5. I agree completely with Jaina’s comment. But I also like it that you have considered what it is like to be young these days and even admitted your own past naughtiness. I admit as a teen we used to go to the cinema loads and sometimes if the film was ‘boring’, we made our own fun. I was told off by angry people lots for being an idiot. I didn’t mean to be, I was just trying to amuse myself and my friends. Sometimes that involved being an immature idiot. Which let’s face it, I was.

  6. I guess it depends what time you hit the theater. I go to a lot of matinees due to ticket costs (you have to do something to reduce the price). I guess people who go at that time aren’t as rude or maybe are just plain more respectful. haha, probably no teenagers. Cheers.

    • I usually go at the times it’s not too busy as well and in general there aren’t a lot of annoying people at the movies I watch. Reading a lot of horror stories about other experiences makes me appreciate it a lot that I don’t really encounter it much.

  7. It drives me nuts when people talk out loud or get on their phones during a movie. I just see no excuse for it unless we’re talking about a child. That being said, even my 7 and 10 years olds know not to talk during the movie. You can lean over and whisper something but don’t be rude and hurt the experience of others. Even as a kid, I knew it was disrespectful.

    I understand it’s a social event but the majority of people go to watch the movie, not listen to someone else gab. And even if I didn’t have an issue with talking during a film (which I do), I would respect the wishes of others. And if you wanna talk, go out to eat, go to a bar, or rent a movie and invite friends over.

    I just find it rude and disrespectful with the exception of kids and the other obvious rare instances. And with ticket prices as high as they are, I deserve to be able to see and hear the movie I’m paying money to enjoy.

  8. Wow, someone who is older than me (very slightly)! Sorry! I get the impression that everyone in the movie blogosphere is younger than me. Specific showings where people are allowed to text? Interesting idea. That is reminiscent of the Big Scream showings that Picturehouse cinemas do here in the UK. These are morning showings where new parents can take their babies and it doesn’t matter if they cry because everyone knows what to expect.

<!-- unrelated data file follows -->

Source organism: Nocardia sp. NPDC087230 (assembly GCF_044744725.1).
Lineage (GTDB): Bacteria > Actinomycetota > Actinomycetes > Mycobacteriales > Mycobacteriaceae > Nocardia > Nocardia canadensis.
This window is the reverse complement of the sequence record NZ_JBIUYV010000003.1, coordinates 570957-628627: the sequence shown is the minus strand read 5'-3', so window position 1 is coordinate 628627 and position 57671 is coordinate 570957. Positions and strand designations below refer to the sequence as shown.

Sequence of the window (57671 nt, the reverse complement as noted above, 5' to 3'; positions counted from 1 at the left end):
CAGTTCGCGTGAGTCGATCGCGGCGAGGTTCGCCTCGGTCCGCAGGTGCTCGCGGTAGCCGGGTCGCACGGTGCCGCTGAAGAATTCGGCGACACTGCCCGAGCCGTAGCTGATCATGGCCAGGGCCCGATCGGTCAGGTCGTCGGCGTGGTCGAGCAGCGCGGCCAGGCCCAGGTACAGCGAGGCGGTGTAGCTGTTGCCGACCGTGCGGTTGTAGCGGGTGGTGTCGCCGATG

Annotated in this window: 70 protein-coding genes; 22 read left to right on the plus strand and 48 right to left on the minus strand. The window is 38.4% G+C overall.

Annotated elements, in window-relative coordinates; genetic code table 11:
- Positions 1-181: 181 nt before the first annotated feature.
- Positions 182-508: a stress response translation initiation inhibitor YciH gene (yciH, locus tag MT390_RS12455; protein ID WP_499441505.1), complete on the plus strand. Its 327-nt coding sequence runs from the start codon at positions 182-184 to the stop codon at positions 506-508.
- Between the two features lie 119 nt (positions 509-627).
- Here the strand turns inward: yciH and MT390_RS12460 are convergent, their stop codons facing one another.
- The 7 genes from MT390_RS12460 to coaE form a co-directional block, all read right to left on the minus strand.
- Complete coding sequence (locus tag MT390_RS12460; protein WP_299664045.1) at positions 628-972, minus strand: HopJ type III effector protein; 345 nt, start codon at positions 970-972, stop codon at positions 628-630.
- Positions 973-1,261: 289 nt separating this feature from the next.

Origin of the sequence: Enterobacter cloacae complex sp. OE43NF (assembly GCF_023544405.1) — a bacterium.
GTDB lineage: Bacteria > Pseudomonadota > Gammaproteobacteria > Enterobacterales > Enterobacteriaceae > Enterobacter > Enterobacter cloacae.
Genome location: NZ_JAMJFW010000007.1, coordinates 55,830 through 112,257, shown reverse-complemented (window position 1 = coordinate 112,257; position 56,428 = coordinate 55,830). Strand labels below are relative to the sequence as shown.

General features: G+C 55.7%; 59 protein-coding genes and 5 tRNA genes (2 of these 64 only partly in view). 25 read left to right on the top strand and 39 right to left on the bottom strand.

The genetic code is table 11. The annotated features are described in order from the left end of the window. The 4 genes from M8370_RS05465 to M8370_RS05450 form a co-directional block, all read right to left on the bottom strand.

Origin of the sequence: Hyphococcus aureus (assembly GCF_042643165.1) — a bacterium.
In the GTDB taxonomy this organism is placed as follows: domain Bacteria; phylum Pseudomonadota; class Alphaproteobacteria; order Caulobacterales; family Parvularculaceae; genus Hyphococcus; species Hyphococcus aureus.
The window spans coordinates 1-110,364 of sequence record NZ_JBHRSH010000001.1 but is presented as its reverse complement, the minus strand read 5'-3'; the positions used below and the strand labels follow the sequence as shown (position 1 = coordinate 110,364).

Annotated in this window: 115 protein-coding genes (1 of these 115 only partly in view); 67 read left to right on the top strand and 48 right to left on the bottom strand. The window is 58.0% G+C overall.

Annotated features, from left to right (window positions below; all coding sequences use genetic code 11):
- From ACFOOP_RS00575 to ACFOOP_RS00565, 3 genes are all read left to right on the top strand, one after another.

People who go to the cinema and talk/text/play games are as confusing to me as that breed of people who go to music concerts and spend the entire time going to the bar and shouting to each other. Why did you pay £25 for a ticket if you’re not listening to the band?

    • I’m 36 now and I don’t really know the age of most bloggers I read :)

      Big scream sounds like an interesting concept. Do they also lower the volume a bit not to scare the babies too much?

      As for music concerts I really don’t get people recording the whole show and while doing so watching their little screen. Are you really experiencing the show or are you just doing this so you can brag/show other people you’ve been there. It takes so much away from the experience.

  9. I’ve never had a huge issue with people being disruptive in the cinema. The worst experience I ever had was watching The Woman in Black when a group of girls spent the whole film trying to scare each other and laughing after every “jump.” Didn’t realise how annying this would be and it really killed all the tension the film was trying to create. Still scared me half to death though!

    The only other experience I’ve had is when two girls sat behind me were loudly sobbing uncontrollably while watching Seven Pounds… that film was designed to make you cry though so I can’t really complain!

  10. My biggest pet peeve for a long time has been unruly children. That’s why, for many years, I would see only 15 and 18 certificated films in the cinema to avoid young kids. But now I’m back watching kids films again – principally because there’s so many good ones out there – and enduring kids making noise and running up and down the aisles during the film. The worst ones are those old enough to go to the cinema in large groups without their parents but not old enough, it seems, to know better.